Jess Salomon is a former UN war crimes lawyer turned stand up comic. The Montreal Metro has called her comedy “charming and intelligent”.
Jess’s festival credits include Just for Laugh’s OFFJFL and ZOOFEST, San Francisco Sketchfest, the Laughing Skull Festival, Boston Women in Comedy Festival, Cape Fear Comedy Festival, and the Ice Breakers Festival.
Other stuff! She’s recorded a TV special as part of the iChannel’s “No Kidding” series and in 2015 was a semi-finalist in SiriusXM’s Top Comic competition. This Spring she’ll be recording a gala for CBC at the Winnipeg Comedy Festival.
Also! She’s written and starred in three solo shows at the Montreal Fringe: Doing Good, Obsession, and IMO (In My Opinion), appeared on CBC’s George Stroumboulopoulos Tonight, on Sun News Network’s Straight Talk as a contributing pundit, and in major Canadian papers such as The Toronto Star, The Montreal Gazette and The National Post, as well as on CBC, CJAD, The Beat, and CHOM radio. Her writing has also appeared in VICE and The Beaverton and her stand up has been featured on SiriusXM’s Canada Laughs and CBC’s Laugh out Loud.
One last thing! When she’s not writing and performing Jess likes to check in with her old colleagues in The Hague. She enjoys hearing how sad the war criminals are without her observational wit and storytelling to keep them going. She believes they are jealous of her comedy audience and regret what they have done.
Let’s start with the basics. Did you always imagine yourself going to law school?
I didn’t. At a certain point during in my undergrad I decided I wanted to work in human rights. I figured it was lawyer or be a forensic scientist that has to exhume mass graves. My view of the world wasn’t very developed. I sincerely felt like those were my two options. I picked law.
What makes your current career "lawfully uncommon"?
Did you read the article in Reductress, “Woman uses law degree exclusively for Facebook arguments”? That’s me. That headline hit very close to home. I use law as a way to bully people online. It also loosely informs my stand up. And in the event that a joke I tell lands me in front of one of our human rights tribunals, I hope it helps me too.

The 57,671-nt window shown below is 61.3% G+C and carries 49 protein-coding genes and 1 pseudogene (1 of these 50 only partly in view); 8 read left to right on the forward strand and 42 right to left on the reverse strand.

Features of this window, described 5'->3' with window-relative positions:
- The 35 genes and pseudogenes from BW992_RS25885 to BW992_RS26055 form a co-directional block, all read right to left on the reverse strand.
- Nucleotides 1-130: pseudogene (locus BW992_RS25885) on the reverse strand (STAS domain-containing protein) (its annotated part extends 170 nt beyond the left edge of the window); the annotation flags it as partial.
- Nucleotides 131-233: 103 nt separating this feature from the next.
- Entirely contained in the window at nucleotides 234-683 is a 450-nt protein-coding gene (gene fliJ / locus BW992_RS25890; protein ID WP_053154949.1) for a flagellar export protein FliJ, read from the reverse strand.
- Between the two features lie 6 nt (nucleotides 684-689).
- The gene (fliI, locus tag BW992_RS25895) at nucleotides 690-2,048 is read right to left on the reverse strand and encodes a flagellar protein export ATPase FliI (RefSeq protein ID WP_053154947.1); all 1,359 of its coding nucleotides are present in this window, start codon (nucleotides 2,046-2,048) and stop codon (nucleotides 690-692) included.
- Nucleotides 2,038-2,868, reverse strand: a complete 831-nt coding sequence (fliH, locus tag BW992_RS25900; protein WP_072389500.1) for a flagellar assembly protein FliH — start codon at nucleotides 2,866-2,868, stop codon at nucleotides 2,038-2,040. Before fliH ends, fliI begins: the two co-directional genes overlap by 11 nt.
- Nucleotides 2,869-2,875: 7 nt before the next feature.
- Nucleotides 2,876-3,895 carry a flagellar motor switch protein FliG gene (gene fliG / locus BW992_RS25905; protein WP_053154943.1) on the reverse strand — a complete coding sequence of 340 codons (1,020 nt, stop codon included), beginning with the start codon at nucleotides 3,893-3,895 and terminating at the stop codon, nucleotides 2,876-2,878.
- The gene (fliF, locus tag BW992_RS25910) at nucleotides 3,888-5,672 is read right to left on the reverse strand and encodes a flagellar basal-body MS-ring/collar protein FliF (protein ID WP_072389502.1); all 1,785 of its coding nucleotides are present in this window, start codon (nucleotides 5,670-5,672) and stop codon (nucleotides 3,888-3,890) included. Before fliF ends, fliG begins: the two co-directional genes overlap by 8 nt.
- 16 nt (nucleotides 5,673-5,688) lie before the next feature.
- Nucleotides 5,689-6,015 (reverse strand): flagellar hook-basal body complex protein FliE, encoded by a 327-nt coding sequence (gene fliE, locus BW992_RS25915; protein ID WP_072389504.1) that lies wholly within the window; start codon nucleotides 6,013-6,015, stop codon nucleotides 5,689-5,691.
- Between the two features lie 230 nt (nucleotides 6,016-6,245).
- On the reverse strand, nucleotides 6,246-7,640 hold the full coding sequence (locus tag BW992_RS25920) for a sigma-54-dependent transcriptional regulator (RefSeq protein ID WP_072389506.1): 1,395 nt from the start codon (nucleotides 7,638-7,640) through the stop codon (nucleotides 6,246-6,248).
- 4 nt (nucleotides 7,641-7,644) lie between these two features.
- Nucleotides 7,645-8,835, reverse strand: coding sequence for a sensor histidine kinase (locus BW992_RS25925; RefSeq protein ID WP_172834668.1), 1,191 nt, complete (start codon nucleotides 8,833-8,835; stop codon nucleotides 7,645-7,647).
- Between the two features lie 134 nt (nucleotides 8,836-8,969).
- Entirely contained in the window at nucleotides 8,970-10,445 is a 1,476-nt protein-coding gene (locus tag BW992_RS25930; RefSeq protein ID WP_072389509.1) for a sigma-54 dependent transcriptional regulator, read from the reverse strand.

At what moment did you realize that you wanted to switch gears?
There was a moment where I didn’t feel excited about working with the law. I loved the people I worked with and the environment that I was in. My work was connected to history and politics and I didn’t have to bill by the hour, minute, second. I just felt like I wanted to do something more creative and law felt limiting. I felt constrained by the sources of law and the writing too. It’s hard to imagine a field in which you have more creative freedom than stand up.
How much has this shift in gears changed your life?
I hang out in a lot of bars with guys in their 20’s … living that intern kind of life. Financially too.
What got your juices flowing or tickled your fancy while at law school? Any good stories come to mind?
My favourite part of law school was the moot court stuff. Also the coffee houses were lots of fun. Oh and club sandwich Fridays in the little cafeteria downstairs, I’m not sure if it still exists.
But I think the most hilarious thing happened in our first week. A guy in my class wrote a, I believe, satirical piece in the law school bulletin – the Quid Novi – that was sexually explicit and pretty misogynistic. People freaked out. It was hilarious in that who does that in their first week of law school? Everyone is terrified and this guy goes and writes this Andrew Dice Clay inspired thing in the school newsletter. People in the years above were so outraged that it bonded us together as a first year class.
I still see that guy from time to time. He’s a practicing lawyer. It all worked out.
What made your blood boil or made you snooze while at law school? Any hidden gems worth telling?
Anything involving procedure put me straight to sleep. A real gem was my constitutional law professor, Stephen Scott. We must have spent most of the year on stuff that happened pre-Charter. I think we spent one class on rights. We talked mostly about England. He was so entertaining even though I didn’t understand most of what he was talking about.
Do you still see law all around you? Or is that a thing of the past?
I mostly see comedy around me. It’s the pre-dominant lens I have on the world now and I’m so happy about that.
You are at a coffee house speaking to a first-year law student. What advice would you give them? Please provide your answer in a tweet. Yes, that means 140 characters and hashtags. (We are millenNials, so keep in mind that this will make it to the world wide web.)
#FreeBooze #Canapes #AvoidLawyers #ThompsonHouseAfterParty #HookUpWithTheCopWhoIsAuditingCriminalLaw = #CoffeeHouseGameOnFleek
What does the day in the life of Jess look like? Give us the rundown.
Wake up late-ish, pull the cucumbers off my eyes. Catch up on social media and answer emails. Whaddup Haterz! Book shows. Write. Maybe gym. Pre-show panic-write. Do a show. Stay out late.
SO MUCH GLAMOUR.
If you were given the blessing and curse of an extra hour every day to do whatever you wanted, what would it be?
Just chill with my wife. I know, gross.
Any regrets? (Yeah, we are retrospective and deep like that).
Leaving law. No seriously. Forget everything I said.